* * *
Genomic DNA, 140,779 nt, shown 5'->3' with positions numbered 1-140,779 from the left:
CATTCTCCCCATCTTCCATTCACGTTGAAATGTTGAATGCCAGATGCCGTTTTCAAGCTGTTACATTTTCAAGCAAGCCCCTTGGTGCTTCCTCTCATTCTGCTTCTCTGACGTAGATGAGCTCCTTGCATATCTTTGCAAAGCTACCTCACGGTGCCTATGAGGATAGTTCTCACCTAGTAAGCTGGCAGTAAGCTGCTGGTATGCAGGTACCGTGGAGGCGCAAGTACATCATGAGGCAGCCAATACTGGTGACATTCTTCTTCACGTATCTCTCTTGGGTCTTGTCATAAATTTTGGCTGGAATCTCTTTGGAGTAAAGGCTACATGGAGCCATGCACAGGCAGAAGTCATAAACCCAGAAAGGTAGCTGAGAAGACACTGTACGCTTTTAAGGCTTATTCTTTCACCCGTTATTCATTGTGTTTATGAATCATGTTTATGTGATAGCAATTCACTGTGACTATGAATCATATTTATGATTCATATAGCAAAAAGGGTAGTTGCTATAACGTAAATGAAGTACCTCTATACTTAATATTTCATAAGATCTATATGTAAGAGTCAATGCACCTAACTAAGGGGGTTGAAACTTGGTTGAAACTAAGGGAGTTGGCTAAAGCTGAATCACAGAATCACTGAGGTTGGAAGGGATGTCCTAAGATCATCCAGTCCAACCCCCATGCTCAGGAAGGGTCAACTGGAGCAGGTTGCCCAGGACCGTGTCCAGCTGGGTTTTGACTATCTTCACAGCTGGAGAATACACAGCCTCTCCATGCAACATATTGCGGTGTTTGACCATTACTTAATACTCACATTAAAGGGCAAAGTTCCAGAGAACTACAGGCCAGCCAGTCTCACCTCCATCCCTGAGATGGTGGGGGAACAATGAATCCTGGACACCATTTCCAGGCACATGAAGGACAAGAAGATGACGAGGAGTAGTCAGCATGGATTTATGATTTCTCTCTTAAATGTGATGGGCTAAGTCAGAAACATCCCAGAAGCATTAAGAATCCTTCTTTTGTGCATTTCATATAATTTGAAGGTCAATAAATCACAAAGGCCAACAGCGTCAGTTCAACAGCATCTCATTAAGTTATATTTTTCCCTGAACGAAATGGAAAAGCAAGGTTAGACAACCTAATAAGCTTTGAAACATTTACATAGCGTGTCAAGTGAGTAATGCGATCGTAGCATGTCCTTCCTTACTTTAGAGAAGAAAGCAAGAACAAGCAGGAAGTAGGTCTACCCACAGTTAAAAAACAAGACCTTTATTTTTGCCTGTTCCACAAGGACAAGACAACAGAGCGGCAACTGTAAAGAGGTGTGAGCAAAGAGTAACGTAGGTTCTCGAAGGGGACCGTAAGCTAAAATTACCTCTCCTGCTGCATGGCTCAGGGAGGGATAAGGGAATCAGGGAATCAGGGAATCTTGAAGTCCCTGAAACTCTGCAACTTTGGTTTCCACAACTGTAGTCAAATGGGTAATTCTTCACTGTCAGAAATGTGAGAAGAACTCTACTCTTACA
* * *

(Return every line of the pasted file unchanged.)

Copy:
Genomic DNA, 140,779 nt, shown 5'->3' with positions numbered 1-140,779 from the left:
CATTCTCCCCATCTTCCATTCACGTTGAAATGTTGAATGCCAGATGCCGTTTTCAAGCTGTTACATTTTCAAGCAAGCCCCTTGGTGCTTCCTCTCATTCTGCTTCTCTGACGTAGATGAGCTCCTTGCATATCTTTGCAAAGCTACCTCACGGTGCCTATGAGGATAGTTCTCACCTAGTAAGCTGGCAGTAAGCTGCTGGTATGCAGGTACCGTGGAGGCGCAAGTACATCATGAGGCAGCCAATACTGGTGACATTCTTCTTCACGTATCTCTCTTGGGTCTTGTCATAAATTTTGGCTGGAATCTCTTTGGAGTAAAGGCTACATGGAGCCATGCACAGGCAGAAGTCATAAACCCAGAAAGGTAGCTGAGAAGACACTGTACGCTTTTAAGGCTTATTCTTTCACCCGTTATTCATTGTGTTTATGAATCATGTTTATGTGATAGCAATTCACTGTGACTATGAATCATATTTATGATTCATATAGCAAAAAGGGTAGTTGCTATAACGTAAATGAAGTACCTCTATACTTAATATTTCATAAGATCTATATGTAAGAGTCAATGCACCTAACTAAGGGGGTTGAAACTTGGTTGAAACTAAGGGAGTTGGCTAAAGCTGAATCACAGAATCACTGAGGTTGGAAGGGATGTCCTAAGATCATCCAGTCCAACCCCCATGCTCAGGAAGGGTCAACTGGAGCAGGTTGCCCAGGACCGTGTCCAGCTGGGTTTTGACTATCTTCACAGCTGGAGAATACACAGCCTCTCCATGCAACATATTGCGGTGTTTGACCATTACTTAATACTCACATTAAAGGGCAAAGTTCCAGAGAACTACAGGCCAGCCAGTCTCACCTCCATCCCTGAGATGGTGGGGGAACAATGAATCCTGGACACCATTTCCAGGCACATGAAGGACAAGAAGATGACGAGGAGTAGTCAGCATGGATTTATGATTTCTCTCTTAAATGTGATGGGCTAAGTCAGAAACATCCCAGAAGCATTAAGAATCCTTCTTTTGTGCATTTCATATAATTTGAAGGTCAATAAATCACAAAGGCCAACAGCGTCAGTTCAACAGCATCTCATTAAGTTATATTTTTCCCTGAACGAAATGGAAAAGCAAGGTTAGACAACCTAATAAGCTTTGAAACATTTACATAGCGTGTCAAGTGAGTAATGCGATCGTAGCATGTCCTTCCTTACTTTAGAGAAGAAAGCAAGAACAAGCAGGAAGTAGGTCTACCCACAGTTAAAAAACAAGACCTTTATTTTTGCCTGTTCCACAAGGACAAGACAACAGAGCGGCAACTGTAAAGAGGTGTGAGCAAAGAGTAACGTAGGTTCTCGAAGGGGACCGTAAGCTAAAATTACCTCTCCTGCTGCATGGCTCAGGGAGGGATAAGGGAATCAGGGAATCAGGGAATCTTGAAGTCCCTGAAACTCTGCAACTTTGGTTTCCACAACTGTAGTCAAATGGGTAATTCTTCACTGTCAGAAATGTGAGAAGAACTCTACTCTTACA